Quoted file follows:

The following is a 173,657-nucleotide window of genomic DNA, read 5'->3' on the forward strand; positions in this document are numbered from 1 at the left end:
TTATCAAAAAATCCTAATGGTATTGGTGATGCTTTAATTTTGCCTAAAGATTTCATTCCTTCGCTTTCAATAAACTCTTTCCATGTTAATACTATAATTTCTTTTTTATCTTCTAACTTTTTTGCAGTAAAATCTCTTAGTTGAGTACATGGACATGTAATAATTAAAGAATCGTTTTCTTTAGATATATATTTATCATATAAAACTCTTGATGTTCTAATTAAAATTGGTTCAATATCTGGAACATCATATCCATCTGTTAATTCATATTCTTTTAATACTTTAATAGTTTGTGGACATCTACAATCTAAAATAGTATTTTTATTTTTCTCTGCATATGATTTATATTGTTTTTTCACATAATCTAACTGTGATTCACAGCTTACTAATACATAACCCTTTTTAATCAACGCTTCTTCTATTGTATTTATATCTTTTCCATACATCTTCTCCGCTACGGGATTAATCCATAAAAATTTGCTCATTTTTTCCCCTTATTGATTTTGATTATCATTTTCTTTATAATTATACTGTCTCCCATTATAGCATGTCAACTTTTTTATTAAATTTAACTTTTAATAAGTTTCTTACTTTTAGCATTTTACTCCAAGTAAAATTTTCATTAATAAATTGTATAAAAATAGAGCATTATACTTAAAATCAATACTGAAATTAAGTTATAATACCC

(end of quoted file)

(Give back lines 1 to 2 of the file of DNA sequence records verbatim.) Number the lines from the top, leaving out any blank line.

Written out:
The following is a 173,657-nucleotide window of genomic DNA, read 5'->3' on the forward strand; positions in this document are numbered from 1 at the left end:
TTATCAAAAAATCCTAATGGTATTGGTGATGCTTTAATTTTGCCTAAAGATTTCATTCCTTCGCTTTCAATAAACTCTTTCCATGTTAATACTATAATTTCTTTTTTATCTTCTAACTTTTTTGCAGTAAAATCTCTTAGTTGAGTACATGGACATGTAATAATTAAAGAATCGTTTTCTTTAGATATATATTTATCATATAAAACTCTTGATGTTCTAATTAAAATTGGTTCAATATCTGGAACATCATATCCATCTGTTAATTCATATTCTTTTAATACTTTAATAGTTTGTGGACATCTACAATCTAAAATAGTATTTTTATTTTTCTCTGCATATGATTTATATTGTTTTTTCACATAATCTAACTGTGATTCACAGCTTACTAATACATAACCCTTTTTAATCAACGCTTCTTCTATTGTATTTATATCTTTTCCATACATCTTCTCCGCTACGGGATTAATCCATAAAAATTTGCTCATTTTTTCCCCTTATTGATTTTGATTATCATTTTCTTTATAATTATACTGTCTCCCATTATAGCATGTCAACTTTTTTATTAAATTTAACTTTTAATAAGTTTCTTACTTTTAGCATTTTACTCCAAGTAAAATTTTCATTAATAAATTGTATAAAAATAGAGCATTATACTTAAAATCAATACTGAAATTAAGTTATAATACCC